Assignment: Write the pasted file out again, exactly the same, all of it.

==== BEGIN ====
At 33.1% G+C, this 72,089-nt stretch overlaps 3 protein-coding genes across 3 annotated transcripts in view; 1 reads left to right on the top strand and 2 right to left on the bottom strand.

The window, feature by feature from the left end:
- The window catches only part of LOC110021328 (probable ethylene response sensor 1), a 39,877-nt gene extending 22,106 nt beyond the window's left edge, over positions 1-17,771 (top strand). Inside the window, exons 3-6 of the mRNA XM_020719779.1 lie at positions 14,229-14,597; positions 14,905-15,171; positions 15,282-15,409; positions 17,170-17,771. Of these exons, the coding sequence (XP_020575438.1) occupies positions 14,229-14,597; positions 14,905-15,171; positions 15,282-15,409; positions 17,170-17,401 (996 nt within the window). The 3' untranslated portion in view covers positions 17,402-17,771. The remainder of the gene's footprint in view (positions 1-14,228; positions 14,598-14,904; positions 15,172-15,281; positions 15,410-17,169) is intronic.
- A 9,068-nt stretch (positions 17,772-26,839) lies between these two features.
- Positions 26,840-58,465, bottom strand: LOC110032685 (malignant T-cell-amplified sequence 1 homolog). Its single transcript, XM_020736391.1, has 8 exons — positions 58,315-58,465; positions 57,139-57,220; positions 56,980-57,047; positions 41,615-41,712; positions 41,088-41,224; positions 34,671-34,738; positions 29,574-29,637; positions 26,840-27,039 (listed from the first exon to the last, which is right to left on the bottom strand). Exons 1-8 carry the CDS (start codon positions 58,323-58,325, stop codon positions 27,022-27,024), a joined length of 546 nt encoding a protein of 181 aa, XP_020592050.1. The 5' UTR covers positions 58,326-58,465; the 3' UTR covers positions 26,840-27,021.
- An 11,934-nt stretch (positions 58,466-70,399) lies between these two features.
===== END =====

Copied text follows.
At 33.1% G+C, this 72,089-nt stretch overlaps 3 protein-coding genes across 3 annotated transcripts in view; 1 reads left to right on the top strand and 2 right to left on the bottom strand.

The window, feature by feature from the left end:
- The window catches only part of LOC110021328 (probable ethylene response sensor 1), a 39,877-nt gene extending 22,106 nt beyond the window's left edge, over positions 1-17,771 (top strand). Inside the window, exons 3-6 of the mRNA XM_020719779.1 lie at positions 14,229-14,597; positions 14,905-15,171; positions 15,282-15,409; positions 17,170-17,771. Of these exons, the coding sequence (XP_020575438.1) occupies positions 14,229-14,597; positions 14,905-15,171; positions 15,282-15,409; positions 17,170-17,401 (996 nt within the window). The 3' untranslated portion in view covers positions 17,402-17,771. The remainder of the gene's footprint in view (positions 1-14,228; positions 14,598-14,904; positions 15,172-15,281; positions 15,410-17,169) is intronic.
- A 9,068-nt stretch (positions 17,772-26,839) lies between these two features.
- Positions 26,840-58,465, bottom strand: LOC110032685 (malignant T-cell-amplified sequence 1 homolog). Its single transcript, XM_020736391.1, has 8 exons — positions 58,315-58,465; positions 57,139-57,220; positions 56,980-57,047; positions 41,615-41,712; positions 41,088-41,224; positions 34,671-34,738; positions 29,574-29,637; positions 26,840-27,039 (listed from the first exon to the last, which is right to left on the bottom strand). Exons 1-8 carry the CDS (start codon positions 58,323-58,325, stop codon positions 27,022-27,024), a joined length of 546 nt encoding a protein of 181 aa, XP_020592050.1. The 5' UTR covers positions 58,326-58,465; the 3' UTR covers positions 26,840-27,021.
- An 11,934-nt stretch (positions 58,466-70,399) lies between these two features.